Retailers, Banks Trade Blame in Data Thefts
The Washington Post today ran a story I wrote about data breach legislation being crafted on Capitol Hill. Lawmakers are looking to respond to the almost daily disclosures of companies, schools and government agencies suffering data breaches or otherwise exploiting consumers' personal data. Since February 2005, when data mining giant ChoicePoint divulged that it had sold data on 145,000 consumers to criminals, there have been more than 100 million instances in which Americans have had their personal data compromised due to data breaches and mishaps, according to Privacy Rights Clearinghouse.
It's difficult to find a policy issue that's more timely than data privacy and security. Based on my recent interviews, it is clear that this issue is shaping up to be a slugfest between the retail industry and small banks.
A recent high-profile data breach at TJX, the Massachusetts-based parent of discount retailers TJ Maxx and Marshalls, happened in the backyard of House Financial Services Committee Chairman Barney Frank (D-Mass.). According to Frank, retailers like TJX are not doing enough to protect their customers' data (TJX said hackers had broken into its credit and debit card processing network for six months last year and in a separate period in 2003). Frank wants retailers to bear more of the costs that banks incur when canceling new accounts, issuing new cards and dealing with the fallout from angry and confused customers. I suspect that his argument is likely to resonate strongly with many consumers.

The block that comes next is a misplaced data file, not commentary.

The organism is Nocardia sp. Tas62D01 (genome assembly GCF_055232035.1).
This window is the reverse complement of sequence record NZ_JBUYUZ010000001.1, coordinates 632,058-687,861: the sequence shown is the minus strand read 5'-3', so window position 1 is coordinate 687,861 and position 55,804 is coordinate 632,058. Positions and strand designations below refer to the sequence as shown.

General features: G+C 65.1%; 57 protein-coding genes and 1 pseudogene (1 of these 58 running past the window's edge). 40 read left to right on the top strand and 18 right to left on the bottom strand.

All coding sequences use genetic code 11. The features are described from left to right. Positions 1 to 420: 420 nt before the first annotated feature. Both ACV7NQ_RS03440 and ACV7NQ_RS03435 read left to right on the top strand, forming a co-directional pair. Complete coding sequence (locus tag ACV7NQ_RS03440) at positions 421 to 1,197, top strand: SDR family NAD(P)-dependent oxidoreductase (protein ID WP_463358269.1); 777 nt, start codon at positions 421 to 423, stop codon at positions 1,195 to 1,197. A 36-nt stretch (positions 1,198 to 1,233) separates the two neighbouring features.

Retailers tell a different story. Mallory Duncan, senior vice president of the National Retail Federation, sums up their point of view: "Most of the larger banks have very sophisticated, round-the-clock fraud monitoring systems in place, but a lot of the smaller institutions don't have those systems," he said. "These institutions have abdicated their responsibilities in this regard, and now they want retailers to pay for it."
The rest of the story is here. Security Fix will be keeping a close eye on this key issue. I will be moderating a panel on possible legislative solutions to data privacy and breach problems at the RSA Security conference in San Francisco next Tuesday. If you're heading out there as well, please drop by the panel to join in the conversation; I plan to leave plenty of time for Q&A.
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